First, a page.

Thursday, June 18, 2009

Terrible, Horrible, No Good Very Bad Day (for a Feminist)

Sometimes, I'm quite hopeful about the future of feminism. And other times I feel such despair that, despite more than 30 years of fighting for equality, we've made seemingly little progress.

Case in point: today. Everywhere I looked I saw yet another example of how far we are from being truly liberated.

First, my husband says, "Honey, please change your name on all your grocery store club cards. I'm so tired of them calling me Mr. MaidenName." My response was, "How do you think I feel?! I've got to deal with people calling me by a name I was not born with all day long!"

Later on, we went to the mall to shop for a Father's Day gift for my father-in-law. As we're walking through Harry & David, I saw this:

Really? For fuck's sake. It's 2009, and yet relationships between women are still portrayed as frivolous, shallow, tenuous connections based solely on an assumed gender-wide obsession with shoes, purses and a squawking cell phone.

And then, to top it off, I saw this gem while skimming Google News:

Men-only Train Cars Sought in Groping Fears.

If you don't feel like reading, the gist of the article is that to avoid the (incredibly common) phenomenon of women and girls being groped on crowded Japanese commuter trains, the Seiku railway has established Female-only train cars during rush hour. The article goes on to say that men need similar protections against false charges of groping.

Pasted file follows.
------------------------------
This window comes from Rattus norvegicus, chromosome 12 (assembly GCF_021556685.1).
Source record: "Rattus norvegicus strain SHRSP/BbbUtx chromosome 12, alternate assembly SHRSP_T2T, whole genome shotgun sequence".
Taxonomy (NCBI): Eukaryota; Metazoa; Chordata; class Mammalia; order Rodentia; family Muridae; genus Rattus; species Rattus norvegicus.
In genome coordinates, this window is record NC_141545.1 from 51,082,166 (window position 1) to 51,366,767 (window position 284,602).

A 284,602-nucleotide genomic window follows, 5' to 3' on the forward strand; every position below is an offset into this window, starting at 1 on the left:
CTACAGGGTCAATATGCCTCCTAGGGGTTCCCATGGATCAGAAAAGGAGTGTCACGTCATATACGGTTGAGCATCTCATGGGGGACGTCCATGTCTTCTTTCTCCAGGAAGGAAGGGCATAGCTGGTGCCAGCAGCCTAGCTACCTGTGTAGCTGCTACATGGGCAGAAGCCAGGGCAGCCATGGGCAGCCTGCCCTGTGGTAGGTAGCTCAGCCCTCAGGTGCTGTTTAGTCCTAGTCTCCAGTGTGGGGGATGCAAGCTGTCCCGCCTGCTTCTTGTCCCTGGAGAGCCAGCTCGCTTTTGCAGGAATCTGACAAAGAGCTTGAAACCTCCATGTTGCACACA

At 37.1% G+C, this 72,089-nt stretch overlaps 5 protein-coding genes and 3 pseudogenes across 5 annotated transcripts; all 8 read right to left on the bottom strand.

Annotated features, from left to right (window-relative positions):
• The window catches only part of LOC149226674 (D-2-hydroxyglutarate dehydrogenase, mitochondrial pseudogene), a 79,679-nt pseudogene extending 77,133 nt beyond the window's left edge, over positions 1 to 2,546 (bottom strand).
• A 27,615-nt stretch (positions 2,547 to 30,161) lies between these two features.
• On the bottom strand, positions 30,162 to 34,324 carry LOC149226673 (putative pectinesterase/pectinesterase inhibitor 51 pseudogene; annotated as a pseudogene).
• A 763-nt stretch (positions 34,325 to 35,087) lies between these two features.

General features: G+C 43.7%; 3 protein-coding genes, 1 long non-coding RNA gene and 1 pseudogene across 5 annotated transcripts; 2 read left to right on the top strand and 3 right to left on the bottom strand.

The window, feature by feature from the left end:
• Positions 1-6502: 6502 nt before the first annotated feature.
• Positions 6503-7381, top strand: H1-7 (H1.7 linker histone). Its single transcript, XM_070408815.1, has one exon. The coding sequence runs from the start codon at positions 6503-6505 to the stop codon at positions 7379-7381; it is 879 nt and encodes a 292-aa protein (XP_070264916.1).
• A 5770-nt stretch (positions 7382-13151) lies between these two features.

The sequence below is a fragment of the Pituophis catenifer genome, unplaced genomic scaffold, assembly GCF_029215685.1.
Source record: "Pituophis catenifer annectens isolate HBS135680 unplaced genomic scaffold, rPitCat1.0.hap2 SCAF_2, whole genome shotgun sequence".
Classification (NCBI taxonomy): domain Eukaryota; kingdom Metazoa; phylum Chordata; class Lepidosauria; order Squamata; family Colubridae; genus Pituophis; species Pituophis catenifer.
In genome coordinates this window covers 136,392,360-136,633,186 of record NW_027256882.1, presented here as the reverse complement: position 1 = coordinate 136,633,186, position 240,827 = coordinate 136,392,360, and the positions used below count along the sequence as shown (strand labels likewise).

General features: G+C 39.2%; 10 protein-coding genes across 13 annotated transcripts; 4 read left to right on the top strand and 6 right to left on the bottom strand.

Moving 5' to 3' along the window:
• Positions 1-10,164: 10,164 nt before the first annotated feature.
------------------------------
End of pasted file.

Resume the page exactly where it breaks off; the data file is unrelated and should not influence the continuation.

In a statement, the railway's shareholders say, "While measures against groping, such as setting women-only carriages, have been effective to a certain extent, no measures have been taken against false charges of groping... In the spirit of gender-equality, a male-only carriage must be introduced."

How about, "In the spirit of gender equality, let's work to eradicate the societal norms that make it okay to grope women in the first place." How about that? Or maybe something like, "In the spirit of gender-equality, let's stop the objectification of women completely so that the thought of any inappropriate touching would be so appalling that men who did so would commit hari-kari."

My absolute favorite part of this statement is when the shareholders say the measures against groping "have been effective to a certain extent." So, instead of taking steps to educate, to promote equality and to ensure that the measures are one hundred percent successful, they turn their attention to the issue of ... men falsely accused of groping.

Sick, sad world.

No comments:

Post a Comment